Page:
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RE: New Tyrannosaurus paper


Hutchison has gone into the differences in locomotion between birds and
more basal theropods in huge detail in previous papers.  A few are cited
below.  I don't pretend to understand all of it, but its fairly safe to
assume that this is not a mistake he'd make.  

>From the newspaper accounts, it also doesn't look like the detailed
mechanics have much to do with the result here. Its just a matter of the
energetics of moving a body of that size over the ground.  How the
pieces fit together won't have much effect on the muscle mass needed to
do the job.

That said, you may have a point about the ilia.  If (big if) I remember
Hutchison's papers well enough, that would mean a big caudofemoralis.
Having much of the muscle mass for the legs actually reside along the
hip and base of the tail might allow the dinosaur to cheat a bit on any
assumption that the leg muscles must be in the leg.

The cnemial crest may be more problematic.  I dunno exactly what the
crest was used for in non-avian dinosaurs, but one might suspect that it
is related to an ability to swing the lower leg through a wide arc
*without* moving the femur so much. That's the way it gets used in, for
example, loons.  Now a real bipedal sprinter might not need that
mechanism. Its got time in the air to move the tibia, and it's pumping
the femur up and down for all it's worth in order to get speed at the
expense of efficiency.  The more likely conclusion might be that the
tyrannosaur was either adapted for long-distance efficiency or to make
the most of stride length in a fast walk. 

But, as you say, lets read the paper and find out.  

For what its worth.

Hutchinson, JR (2001), The evolution of pelvic osteology and soft
tissues on the line to extant birds (Neornithes). Zool. J. Linn. Soc.
131: 123-168. 

Hutchinson, JR (2001a), The evolution of femoral osteology and soft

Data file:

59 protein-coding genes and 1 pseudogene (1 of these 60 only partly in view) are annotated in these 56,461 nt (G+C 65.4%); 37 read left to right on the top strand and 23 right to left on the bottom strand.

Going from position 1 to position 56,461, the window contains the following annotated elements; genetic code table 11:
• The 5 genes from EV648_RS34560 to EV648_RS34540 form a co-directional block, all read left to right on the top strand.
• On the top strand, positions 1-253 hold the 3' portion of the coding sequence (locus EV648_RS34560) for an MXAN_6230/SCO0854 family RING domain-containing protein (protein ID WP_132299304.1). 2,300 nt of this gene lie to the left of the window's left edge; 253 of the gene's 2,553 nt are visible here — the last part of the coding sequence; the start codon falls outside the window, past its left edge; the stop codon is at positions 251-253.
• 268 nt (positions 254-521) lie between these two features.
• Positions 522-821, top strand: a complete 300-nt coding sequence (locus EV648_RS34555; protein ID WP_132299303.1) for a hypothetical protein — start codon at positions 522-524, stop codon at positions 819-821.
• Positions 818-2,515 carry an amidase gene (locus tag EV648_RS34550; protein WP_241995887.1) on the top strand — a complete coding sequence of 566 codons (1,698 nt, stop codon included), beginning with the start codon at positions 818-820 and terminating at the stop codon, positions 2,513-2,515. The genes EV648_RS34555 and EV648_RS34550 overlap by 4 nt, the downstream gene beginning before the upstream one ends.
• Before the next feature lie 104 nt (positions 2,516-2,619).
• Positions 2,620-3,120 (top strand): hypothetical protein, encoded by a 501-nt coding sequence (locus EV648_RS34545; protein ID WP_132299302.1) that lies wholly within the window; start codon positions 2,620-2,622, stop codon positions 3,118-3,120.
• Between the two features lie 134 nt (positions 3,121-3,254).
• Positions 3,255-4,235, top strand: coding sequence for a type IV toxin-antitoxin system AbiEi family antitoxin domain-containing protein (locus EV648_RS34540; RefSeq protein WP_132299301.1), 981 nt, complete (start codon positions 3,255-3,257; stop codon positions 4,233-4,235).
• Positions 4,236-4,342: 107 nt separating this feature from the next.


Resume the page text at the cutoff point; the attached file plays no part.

tissues on the line to extant birds (Neornithes). Zool. J. Linn. Soc.
131: 169-197.

Hutchinson, JR & SM Gatesy (2000), Adductors, abductors, and the
evolution of archosaur locomotion. Paleobiology 26: 734-751.

  --Toby White
The Vertebrate Notes at
and http://www.dinodata.net

[moving soon!]

> -----Original Message-----
> From: owner-dinosaur@usc.edu [mailto:owner-dinosaur@usc.edu] 
> On Behalf Of Tracy L. Ford
> Sent: Wednesday, February 27, 2002 9:16 PM
> To: Dinonet (E-mail)
> Subject: RE: New Tyrannosaurus paper
> -----Original Message-----
> From: owner-dinosaur@usc.edu 
> [mailto:owner-dinosaur@usc.edu]On Behalf Of > Jeff Hecht
> Sent: 
> Wednesday, February 27, 2002 1:06 PM
> To: TiJaWi@agron.iastate.edu; 'dinosaur@usc.edu'
> Subject: Re: New Tyrannosaurus paper
> I wonder about this, and if they really looked at the skeletons?
> Fact, Tyrannosaurs rex's ilia are tightly oppressed, almost 
> to a point where the sacral neural spines are crushed, more 
> than any other theropod; meaning large muscles. 
> Giganotosaurus doesn't have this. The cnemial crest on the 
> tibia is HUGE. If the animal didn't move fast why have such a 
> huge cnemial crest?
>  A chicken is not a T. rex. A chicken's body is totally 
> different. The femur articulation is totally different. The 
> femoral head is nearly at a right angle to the tibia in a 
> chicken while in a theropods is nearly vertical, I've said 
> this before and should be some where in the archives. Birds 
> and dinosaurs walk differently, and differently with their 
> muscles. Did the authors just ASSUME birds and theropods 
> walked the same? You can't assume they did because the 
> skeletal structure is different. Greg Paul and Per Christian 
> have an article in the theropod Gaia volume on the leg 
> movement in Tyrannosaurus. Was this article mentioned?
> I'll have to wait till next week when I get the article. I 
> doubt the paper is all that accurate in depicting the 
> behavior of Tyrannosaurus rex.
> Tracy L. Ford
> P. O. Box 1171
> Poway Ca  92074